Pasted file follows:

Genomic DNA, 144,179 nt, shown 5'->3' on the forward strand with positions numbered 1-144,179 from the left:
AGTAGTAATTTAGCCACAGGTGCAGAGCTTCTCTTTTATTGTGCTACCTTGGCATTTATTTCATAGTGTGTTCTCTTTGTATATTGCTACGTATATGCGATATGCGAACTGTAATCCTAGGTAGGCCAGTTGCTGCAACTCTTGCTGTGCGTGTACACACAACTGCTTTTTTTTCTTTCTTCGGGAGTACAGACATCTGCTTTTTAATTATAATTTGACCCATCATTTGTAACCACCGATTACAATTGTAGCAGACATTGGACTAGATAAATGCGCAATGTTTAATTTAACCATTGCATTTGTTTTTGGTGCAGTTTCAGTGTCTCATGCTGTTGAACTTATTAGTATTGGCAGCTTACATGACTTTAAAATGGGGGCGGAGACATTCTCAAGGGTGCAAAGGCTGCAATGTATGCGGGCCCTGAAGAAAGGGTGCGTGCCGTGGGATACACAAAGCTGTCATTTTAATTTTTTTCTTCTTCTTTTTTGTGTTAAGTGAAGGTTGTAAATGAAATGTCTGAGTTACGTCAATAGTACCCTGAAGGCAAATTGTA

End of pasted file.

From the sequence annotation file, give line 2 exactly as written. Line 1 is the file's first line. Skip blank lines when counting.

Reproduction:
AGTAGTAATTTAGCCACAGGTGCAGAGCTTCTCTTTTATTGTGCTACCTTGGCATTTATTTCATAGTGTGTTCTCTTTGTATATTGCTACGTATATGCGATATGCGAACTGTAATCCTAGGTAGGCCAGTTGCTGCAACTCTTGCTGTGCGTGTACACACAACTGCTTTTTTTTCTTTCTTCGGGAGTACAGACATCTGCTTTTTAATTATAATTTGACCCATCATTTGTAACCACCGATTACAATTGTAGCAGACATTGGACTAGATAAATGCGCAATGTTTAATTTAACCATTGCATTTGTTTTTGGTGCAGTTTCAGTGTCTCATGCTGTTGAACTTATTAGTATTGGCAGCTTACATGACTTTAAAATGGGGGCGGAGACATTCTCAAGGGTGCAAAGGCTGCAATGTATGCGGGCCCTGAAGAAAGGGTGCGTGCCGTGGGATACACAAAGCTGTCATTTTAATTTTTTTCTTCTTCTTTTTTGTGTTAAGTGAAGGTTGTAAATGAAATGTCTGAGTTACGTCAATAGTACCCTGAAGGCAAATTGTA